Upholding human rights and the rule of law are key tenets in building professionalism in the armed forces across Southern Command, the outgoing commander said in his farewell speech on Friday.
Adm. Craig Faller called that commitment to values “the ethical North Star,” during his change of command in Florida.
By doing that, “we build trust” and “we call that combat readiness.”
Faller, who assumed SOUTHCOM’s leadership in 2019, added, “this neighborhood is our shared home.” He called for “more personal exchanges” and joint exercises to build that base of trust. “We must be on the field together to win.”
From COVID-19 to corruption in government, transnational criminal organizations, large-scale migration and the growing influence of China in the region, Faller said these values “are under assault.”
But in his three-year tenure, “we [the military forces in Central and South America] remained professional.” He added the command’s area of responsibility is strategically important as a trading partner with the United States and also as a source of natural resources from water to lithium.
At the ceremony, Defense Secretary Lloyd Austin said, “true partnership also means humanitarian assistance and disaster response” to hurricanes like Eta and Iota, two category 4 storms, last year. Residents of one Honduran village found shelter in four buildings built by a Special Purpose Marine Air-Ground Task Force four years earlier. The command responded similarly in coordinating the international response to Haiti’s recent earthquake.
As for the pandemic, Austin said, “Admiral Faller secured more than $90 million for medical equipment, field hospitals, cold-storage containers and more for our partners.” The United States sent 34 million doses of vaccine into the region.
Army Gen. Mark Milley, chairman of the Joint Chiefs of Staff, praised Faller’s tenure as commander for showing other regional commanders and the services how to build “integrated deterrence” across all domains with allies and partners.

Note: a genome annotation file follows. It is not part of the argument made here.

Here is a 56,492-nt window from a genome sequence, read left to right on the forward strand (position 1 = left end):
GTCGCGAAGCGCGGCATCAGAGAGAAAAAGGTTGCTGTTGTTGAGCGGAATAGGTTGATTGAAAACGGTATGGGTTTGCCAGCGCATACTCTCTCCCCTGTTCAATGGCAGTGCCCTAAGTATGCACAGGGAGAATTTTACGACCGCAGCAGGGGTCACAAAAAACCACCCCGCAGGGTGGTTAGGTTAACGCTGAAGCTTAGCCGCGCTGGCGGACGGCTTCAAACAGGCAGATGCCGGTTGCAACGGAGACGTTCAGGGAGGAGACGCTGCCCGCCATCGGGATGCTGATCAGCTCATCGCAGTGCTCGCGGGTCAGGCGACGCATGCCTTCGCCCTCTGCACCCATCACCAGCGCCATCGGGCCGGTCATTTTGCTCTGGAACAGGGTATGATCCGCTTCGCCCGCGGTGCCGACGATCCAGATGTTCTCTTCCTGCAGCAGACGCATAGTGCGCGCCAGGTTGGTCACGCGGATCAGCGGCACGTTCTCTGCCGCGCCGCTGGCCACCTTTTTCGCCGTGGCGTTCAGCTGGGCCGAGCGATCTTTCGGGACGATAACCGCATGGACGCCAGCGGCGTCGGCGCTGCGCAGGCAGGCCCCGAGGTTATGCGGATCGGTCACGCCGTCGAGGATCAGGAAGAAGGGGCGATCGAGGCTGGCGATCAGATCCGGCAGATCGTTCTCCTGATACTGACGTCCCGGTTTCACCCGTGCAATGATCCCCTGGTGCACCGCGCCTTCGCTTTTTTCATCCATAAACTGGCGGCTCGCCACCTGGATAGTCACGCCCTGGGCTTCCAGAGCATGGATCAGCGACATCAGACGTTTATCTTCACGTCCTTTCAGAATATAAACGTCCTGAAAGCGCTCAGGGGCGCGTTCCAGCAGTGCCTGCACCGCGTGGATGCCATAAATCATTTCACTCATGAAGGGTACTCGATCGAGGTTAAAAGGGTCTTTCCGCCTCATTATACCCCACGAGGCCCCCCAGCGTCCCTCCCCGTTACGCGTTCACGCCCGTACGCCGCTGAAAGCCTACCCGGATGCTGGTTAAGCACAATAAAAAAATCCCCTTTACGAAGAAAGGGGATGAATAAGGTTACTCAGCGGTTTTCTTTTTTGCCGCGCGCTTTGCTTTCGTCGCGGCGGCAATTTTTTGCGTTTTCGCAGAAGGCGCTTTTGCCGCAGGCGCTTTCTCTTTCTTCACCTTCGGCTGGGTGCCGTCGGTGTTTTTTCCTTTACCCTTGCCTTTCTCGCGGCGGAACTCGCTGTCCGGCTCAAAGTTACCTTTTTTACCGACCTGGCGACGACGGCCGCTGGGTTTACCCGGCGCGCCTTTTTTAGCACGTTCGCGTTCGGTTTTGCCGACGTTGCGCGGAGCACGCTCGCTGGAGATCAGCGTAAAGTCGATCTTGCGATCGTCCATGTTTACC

Austin said, integrated deterrence “is a 21st-century vision for security that pulls together technology, and operational concepts, and capabilities. all woven together and deeply networked so that we can continue to deter conflict seamlessly, across every domain, and throughout every theater, and from every foe.”
Applying this approach to counter-drug operations, interdictions were up 55 percent in a year.
“In this region, [integrated deterrence also] means helping our neighbors strengthen their capabilities. It means sharing information. And it means working in lock-step with our partners,” Austin added.
Army Gen. Laura Richardson, at the ceremony, said “the cross-cutting threats” like the pandemic and transnational criminal gangs that the command faces “knows no borders.” In taking command, she said she intends to take advantage of technologies to build on Faller’s “integrated deterrence” initiatives.
But the command is having to deal with deep budget cuts in intelligence-gathering
Faller testified earlier this year deep cuts in the command’s intelligence, surveillance and reconnaissance budget like 2020’s have a major impact on operations, like drug interdiction.
“Intelligence drives everything,” he said.
Austin said Richardson, who commanded Army North, “is pushing doors of opportunity for all the women in our military” as she became the “first woman to lead SOUTHCOM.”